Body & Fitness

Health Watch: Leg-it

If you simply can't keep still you may have restless-leg syndrome. It’s the syndrome that can make sleep impossible, but help is here.

First the bad news – there is no cure for restless legs syndrome (RLS), the neurological disorder that causes abnormal and uncomfortable sensations in the legs. Known as a spectrum disease, some

people experience minor irritation, while others endure a significant impact on their lives, including sleep loss. However, some drugs make RLS more bearable, while simple lifestyle changes can also help ease painful symptoms. These include:

CHEMICAL BALANCE

For very mild symptoms, over-the-counter medication can relieve painful twitching  if it is taken as soon as the sensation starts.

A NAP HAND

Have a cool, quiet and comfortable environment  to sleep in. Try to maintain a consistent pattern when going  to bed and getting up. A routine can make it easier to sleep.

BATTLE THROUGH

Try not to sleep during the day, as this can make it harder  to sleep at night.

HAVING A SOAK

A good warm bath can relax  leg muscles, so the sensations  aren’t so painful.

HOT AND COLD

An ice pack or heat pad can help improve prickling and burning symptoms.

ACTIVE INGREDIENTS

Moderate exercise can relieve symptoms, but be careful not  to overdo it or workout too late in the day as that can be counterproductive.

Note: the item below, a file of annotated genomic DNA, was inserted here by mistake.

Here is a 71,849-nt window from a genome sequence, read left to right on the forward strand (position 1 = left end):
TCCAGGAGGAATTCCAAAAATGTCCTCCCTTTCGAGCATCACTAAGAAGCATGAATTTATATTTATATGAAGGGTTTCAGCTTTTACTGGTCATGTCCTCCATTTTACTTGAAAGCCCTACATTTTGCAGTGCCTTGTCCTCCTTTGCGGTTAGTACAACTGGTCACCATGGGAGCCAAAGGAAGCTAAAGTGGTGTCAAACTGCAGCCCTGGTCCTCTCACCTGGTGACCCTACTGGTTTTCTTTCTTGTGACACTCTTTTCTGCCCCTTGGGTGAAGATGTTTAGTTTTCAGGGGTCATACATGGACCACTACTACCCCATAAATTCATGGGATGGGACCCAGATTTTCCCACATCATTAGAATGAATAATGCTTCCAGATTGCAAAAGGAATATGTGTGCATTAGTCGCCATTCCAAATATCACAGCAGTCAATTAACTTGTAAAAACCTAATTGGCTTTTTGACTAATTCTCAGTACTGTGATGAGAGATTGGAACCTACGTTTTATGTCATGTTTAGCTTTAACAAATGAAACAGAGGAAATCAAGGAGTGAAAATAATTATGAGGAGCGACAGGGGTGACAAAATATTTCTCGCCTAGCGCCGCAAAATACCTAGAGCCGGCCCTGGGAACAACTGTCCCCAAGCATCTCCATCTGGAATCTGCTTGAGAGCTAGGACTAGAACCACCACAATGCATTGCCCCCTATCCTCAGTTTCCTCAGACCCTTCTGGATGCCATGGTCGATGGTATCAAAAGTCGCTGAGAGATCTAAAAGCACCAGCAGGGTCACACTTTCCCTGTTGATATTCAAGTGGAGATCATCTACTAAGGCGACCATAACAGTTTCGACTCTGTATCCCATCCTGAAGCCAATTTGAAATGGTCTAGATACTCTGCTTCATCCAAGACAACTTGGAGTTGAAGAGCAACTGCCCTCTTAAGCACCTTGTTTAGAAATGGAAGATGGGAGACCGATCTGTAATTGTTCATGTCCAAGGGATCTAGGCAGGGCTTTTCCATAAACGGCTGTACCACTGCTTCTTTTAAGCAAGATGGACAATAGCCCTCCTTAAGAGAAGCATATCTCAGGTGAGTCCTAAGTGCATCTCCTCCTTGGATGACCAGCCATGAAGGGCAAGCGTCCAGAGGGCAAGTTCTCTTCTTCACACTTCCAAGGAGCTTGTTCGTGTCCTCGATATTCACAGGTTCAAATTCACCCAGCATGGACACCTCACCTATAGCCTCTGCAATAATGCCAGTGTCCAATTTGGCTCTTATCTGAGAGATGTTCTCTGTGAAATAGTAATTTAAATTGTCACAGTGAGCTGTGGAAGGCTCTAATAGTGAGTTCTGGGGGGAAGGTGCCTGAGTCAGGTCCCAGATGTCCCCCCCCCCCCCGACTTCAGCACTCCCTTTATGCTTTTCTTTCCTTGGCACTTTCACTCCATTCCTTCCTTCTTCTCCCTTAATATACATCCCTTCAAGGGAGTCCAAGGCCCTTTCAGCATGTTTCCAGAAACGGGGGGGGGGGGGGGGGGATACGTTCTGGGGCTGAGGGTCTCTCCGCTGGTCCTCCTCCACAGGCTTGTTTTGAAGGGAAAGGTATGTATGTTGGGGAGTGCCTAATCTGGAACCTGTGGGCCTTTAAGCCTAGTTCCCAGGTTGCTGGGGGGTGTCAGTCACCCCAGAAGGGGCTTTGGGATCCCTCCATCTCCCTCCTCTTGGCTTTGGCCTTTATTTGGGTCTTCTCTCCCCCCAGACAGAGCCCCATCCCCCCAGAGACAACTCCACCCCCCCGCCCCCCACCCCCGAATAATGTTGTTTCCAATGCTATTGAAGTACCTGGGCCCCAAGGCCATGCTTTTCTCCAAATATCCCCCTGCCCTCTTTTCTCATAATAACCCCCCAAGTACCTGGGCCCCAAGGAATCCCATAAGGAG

AT A STRETCH

Try beginning and ending your day with exercises that stretch your legs, as well as massaging them when you can to relax your muscles.

GRIND IT OUT

Cutting out coffee is a good idea – also steer clear of chocolate and soft drinks, which contain caffeine. See  if you notice any difference after a few weeks.

CUTTING BACK

Ditching alcohol and cigarettes is always a good idea – but experiment to see if it helps RLS.

GETTING TESTED

Nutritional deficiencies can play a part in RLS, so seek medical advice. If you know you are lacking something like iron or magnesium, you can change diet or take supplements.

YOU KNOW YOU’VE GOT RLS BECAUSE:

• You have painful sensations in your legs. They often affect calves and ache, burn or prickle.

• The symptoms are worse at night.

• The sensations are relieved when you get up and move around.

YOU ARE MORE LIKELY TO HAVE IT IF:

• You are over 65.

• There’s a family history of RLS.

• You have nerve damage in your legs.

• You take medications that may aggravate or trigger RLS, including anti-nausea products and over-the-counter drugs that contain antihistamines or decongestants.

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